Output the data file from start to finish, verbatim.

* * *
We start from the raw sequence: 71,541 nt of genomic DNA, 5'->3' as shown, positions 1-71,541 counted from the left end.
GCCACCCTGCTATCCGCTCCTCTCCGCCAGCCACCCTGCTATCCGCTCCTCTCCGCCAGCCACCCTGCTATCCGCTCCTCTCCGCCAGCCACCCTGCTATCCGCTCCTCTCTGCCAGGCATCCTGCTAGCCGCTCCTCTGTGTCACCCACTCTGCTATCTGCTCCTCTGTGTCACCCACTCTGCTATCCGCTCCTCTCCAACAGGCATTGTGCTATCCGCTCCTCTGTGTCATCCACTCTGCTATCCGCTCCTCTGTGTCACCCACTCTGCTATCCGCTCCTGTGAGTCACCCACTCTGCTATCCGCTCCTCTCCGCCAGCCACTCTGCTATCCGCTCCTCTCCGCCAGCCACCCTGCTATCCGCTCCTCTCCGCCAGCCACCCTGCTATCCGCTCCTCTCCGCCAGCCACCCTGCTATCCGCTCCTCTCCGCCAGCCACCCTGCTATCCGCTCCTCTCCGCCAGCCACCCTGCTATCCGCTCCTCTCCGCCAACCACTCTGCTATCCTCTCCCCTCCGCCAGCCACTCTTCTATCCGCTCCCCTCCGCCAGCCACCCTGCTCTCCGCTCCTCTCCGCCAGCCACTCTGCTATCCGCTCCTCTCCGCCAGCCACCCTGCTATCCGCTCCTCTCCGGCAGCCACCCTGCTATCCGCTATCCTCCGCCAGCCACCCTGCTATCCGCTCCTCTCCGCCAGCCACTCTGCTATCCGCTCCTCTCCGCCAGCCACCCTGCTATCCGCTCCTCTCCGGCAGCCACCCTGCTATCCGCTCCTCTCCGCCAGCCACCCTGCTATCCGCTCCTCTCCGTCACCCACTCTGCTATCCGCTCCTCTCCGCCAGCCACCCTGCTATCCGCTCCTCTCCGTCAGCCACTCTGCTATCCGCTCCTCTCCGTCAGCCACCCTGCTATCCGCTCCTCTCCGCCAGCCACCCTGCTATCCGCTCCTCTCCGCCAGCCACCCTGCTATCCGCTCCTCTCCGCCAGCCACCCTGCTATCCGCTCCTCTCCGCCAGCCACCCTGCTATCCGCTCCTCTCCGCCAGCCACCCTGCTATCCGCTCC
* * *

We start from the raw sequence: 71,541 nt of genomic DNA, 5'->3' as shown, positions 1-71,541 counted from the left end.
GCCACCCTGCTATCCGCTCCTCTCCGCCAGCCACCCTGCTATCCGCTCCTCTCCGCCAGCCACCCTGCTATCCGCTCCTCTCCGCCAGCCACCCTGCTATCCGCTCCTCTCTGCCAGGCATCCTGCTAGCCGCTCCTCTGTGTCACCCACTCTGCTATCTGCTCCTCTGTGTCACCCACTCTGCTATCCGCTCCTCTCCAACAGGCATTGTGCTATCCGCTCCTCTGTGTCATCCACTCTGCTATCCGCTCCTCTGTGTCACCCACTCTGCTATCCGCTCCTGTGAGTCACCCACTCTGCTATCCGCTCCTCTCCGCCAGCCACTCTGCTATCCGCTCCTCTCCGCCAGCCACCCTGCTATCCGCTCCTCTCCGCCAGCCACCCTGCTATCCGCTCCTCTCCGCCAGCCACCCTGCTATCCGCTCCTCTCCGCCAGCCACCCTGCTATCCGCTCCTCTCCGCCAGCCACCCTGCTATCCGCTCCTCTCCGCCAACCACTCTGCTATCCTCTCCCCTCCGCCAGCCACTCTTCTATCCGCTCCCCTCCGCCAGCCACCCTGCTCTCCGCTCCTCTCCGCCAGCCACTCTGCTATCCGCTCCTCTCCGCCAGCCACCCTGCTATCCGCTCCTCTCCGGCAGCCACCCTGCTATCCGCTATCCTCCGCCAGCCACCCTGCTATCCGCTCCTCTCCGCCAGCCACTCTGCTATCCGCTCCTCTCCGCCAGCCACCCTGCTATCCGCTCCTCTCCGGCAGCCACCCTGCTATCCGCTCCTCTCCGCCAGCCACCCTGCTATCCGCTCCTCTCCGTCACCCACTCTGCTATCCGCTCCTCTCCGCCAGCCACCCTGCTATCCGCTCCTCTCCGTCAGCCACTCTGCTATCCGCTCCTCTCCGTCAGCCACCCTGCTATCCGCTCCTCTCCGCCAGCCACCCTGCTATCCGCTCCTCTCCGCCAGCCACCCTGCTATCCGCTCCTCTCCGCCAGCCACCCTGCTATCCGCTCCTCTCCGCCAGCCACCCTGCTATCCGCTCCTCTCCGCCAGCCACCCTGCTATCCGCTCC